The Australian Arbitration Option conferences, hosted by The Australian Centre for International Commercial Arbitration (ACICA), were held at the China offices of King & Wood Mallesons, the largest law firm in Asia. A mix of senior lawyers from international and local law firms attended, including representatives from Chinese companies and arbitral institutions.
Warren provided an overview of the Australian judicial system, which she described as a “safe and neutral” arbitration seat.
“Australia, with its stable economic, political and legal systems ... is well placed to meet the growing demand for first-rate, cost-effective arbitration services in the Asia-Pacific region,” she told conference delegates.
Warren added that Australia’s arbitral landscape has a number of innovative and effective sets of Arbitral Rules, citing the ACICA Rules (revised in 2011) and the Institute of Arbitrators and Mediators Australia Arbitration Rules as examples.
ACICA president Professor Doug Jones AM (pictured) also presented at the conference.
He told Lawyers Weekly that Warren's keynote went a long way to reassuring delegates that Australia’s arbitration system has the support of the judicial system.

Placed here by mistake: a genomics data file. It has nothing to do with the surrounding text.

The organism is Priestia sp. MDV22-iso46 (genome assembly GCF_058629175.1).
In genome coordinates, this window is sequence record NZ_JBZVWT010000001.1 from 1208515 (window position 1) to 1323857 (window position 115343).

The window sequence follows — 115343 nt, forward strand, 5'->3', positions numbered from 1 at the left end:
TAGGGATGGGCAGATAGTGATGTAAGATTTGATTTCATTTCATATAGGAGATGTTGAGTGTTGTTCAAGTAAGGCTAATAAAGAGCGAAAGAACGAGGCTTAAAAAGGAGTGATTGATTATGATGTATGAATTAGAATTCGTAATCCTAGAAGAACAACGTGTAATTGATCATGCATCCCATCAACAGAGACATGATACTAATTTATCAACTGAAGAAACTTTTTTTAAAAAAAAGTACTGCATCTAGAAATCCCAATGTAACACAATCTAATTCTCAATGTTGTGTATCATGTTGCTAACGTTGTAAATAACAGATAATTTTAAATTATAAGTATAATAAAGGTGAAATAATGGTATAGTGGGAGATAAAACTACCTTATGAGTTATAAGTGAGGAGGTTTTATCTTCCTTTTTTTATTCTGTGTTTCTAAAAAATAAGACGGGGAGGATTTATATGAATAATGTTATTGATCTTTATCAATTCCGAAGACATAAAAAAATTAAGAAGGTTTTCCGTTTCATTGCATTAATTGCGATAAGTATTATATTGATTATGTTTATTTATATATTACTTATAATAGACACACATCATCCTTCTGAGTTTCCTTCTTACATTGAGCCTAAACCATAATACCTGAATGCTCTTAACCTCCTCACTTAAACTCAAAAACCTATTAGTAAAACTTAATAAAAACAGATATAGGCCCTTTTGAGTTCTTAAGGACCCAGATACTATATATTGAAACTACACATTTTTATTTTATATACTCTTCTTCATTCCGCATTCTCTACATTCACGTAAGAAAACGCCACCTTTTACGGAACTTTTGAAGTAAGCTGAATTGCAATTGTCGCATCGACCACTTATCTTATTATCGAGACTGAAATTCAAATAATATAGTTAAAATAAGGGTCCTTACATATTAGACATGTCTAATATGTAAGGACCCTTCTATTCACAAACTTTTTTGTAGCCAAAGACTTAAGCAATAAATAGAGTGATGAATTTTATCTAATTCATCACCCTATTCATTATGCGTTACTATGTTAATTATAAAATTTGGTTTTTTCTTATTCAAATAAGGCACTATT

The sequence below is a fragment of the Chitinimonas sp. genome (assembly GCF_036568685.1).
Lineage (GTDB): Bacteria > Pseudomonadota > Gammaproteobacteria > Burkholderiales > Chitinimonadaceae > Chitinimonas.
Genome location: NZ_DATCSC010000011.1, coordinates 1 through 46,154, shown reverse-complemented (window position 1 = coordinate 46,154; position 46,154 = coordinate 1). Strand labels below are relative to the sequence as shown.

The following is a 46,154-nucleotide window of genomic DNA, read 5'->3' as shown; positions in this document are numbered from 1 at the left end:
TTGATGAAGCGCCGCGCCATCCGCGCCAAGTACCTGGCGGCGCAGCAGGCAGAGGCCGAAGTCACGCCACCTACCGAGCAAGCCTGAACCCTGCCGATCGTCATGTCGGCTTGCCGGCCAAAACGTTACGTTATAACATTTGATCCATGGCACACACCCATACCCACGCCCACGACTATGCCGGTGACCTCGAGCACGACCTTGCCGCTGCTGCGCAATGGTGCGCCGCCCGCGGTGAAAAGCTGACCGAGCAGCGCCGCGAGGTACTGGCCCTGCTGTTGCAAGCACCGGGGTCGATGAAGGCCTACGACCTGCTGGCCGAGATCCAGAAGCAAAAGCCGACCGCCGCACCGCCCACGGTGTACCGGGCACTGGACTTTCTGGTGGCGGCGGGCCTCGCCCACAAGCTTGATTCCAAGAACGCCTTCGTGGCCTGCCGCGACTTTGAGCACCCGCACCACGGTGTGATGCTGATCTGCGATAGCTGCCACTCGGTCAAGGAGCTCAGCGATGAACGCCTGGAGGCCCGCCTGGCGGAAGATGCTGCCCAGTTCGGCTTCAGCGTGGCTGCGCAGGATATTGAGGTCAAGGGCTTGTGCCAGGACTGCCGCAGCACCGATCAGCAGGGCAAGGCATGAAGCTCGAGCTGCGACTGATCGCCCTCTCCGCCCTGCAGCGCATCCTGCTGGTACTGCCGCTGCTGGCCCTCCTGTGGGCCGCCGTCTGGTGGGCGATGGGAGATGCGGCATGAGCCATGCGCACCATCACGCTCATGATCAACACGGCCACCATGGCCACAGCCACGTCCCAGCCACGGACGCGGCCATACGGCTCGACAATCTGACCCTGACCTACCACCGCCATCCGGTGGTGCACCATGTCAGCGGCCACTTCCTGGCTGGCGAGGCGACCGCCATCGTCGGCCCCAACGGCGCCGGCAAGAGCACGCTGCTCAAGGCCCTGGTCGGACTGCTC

“Having a senior judicial figure attend was hugely valuable,” he said.
“It’s absolutely critical for parties choosing a place for international arbitration to know it’s a place where judges, who may become involved, understand arbitration and are sympathetic and supportive of it.”
ACICA is planning similar events in the Middle East, Japan, Malaysia and parts of the United States before the end of the year, revealed Jones. The conferences will be adjusted to suit the legal scene and market conditions of the host country.
“It requires a lot of effort to keep persisting with getting the message out there but having the support of the government and the judiciary helps so much to keep that energy level up,” said Jones.
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